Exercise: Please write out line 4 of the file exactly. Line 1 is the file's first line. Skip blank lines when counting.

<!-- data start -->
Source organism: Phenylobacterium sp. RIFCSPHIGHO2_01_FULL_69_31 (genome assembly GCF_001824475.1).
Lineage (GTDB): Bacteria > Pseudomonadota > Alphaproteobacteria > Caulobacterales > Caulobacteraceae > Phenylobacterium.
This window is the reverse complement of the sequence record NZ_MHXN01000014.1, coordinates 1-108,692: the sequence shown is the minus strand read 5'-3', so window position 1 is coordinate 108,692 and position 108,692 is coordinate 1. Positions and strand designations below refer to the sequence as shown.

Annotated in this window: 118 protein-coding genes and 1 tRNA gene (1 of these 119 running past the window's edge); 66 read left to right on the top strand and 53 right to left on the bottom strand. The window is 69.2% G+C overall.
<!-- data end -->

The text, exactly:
Annotated in this window: 118 protein-coding genes and 1 tRNA gene (1 of these 119 running past the window's edge); 66 read left to right on the top strand and 53 right to left on the bottom strand. The window is 69.2% G+C overall.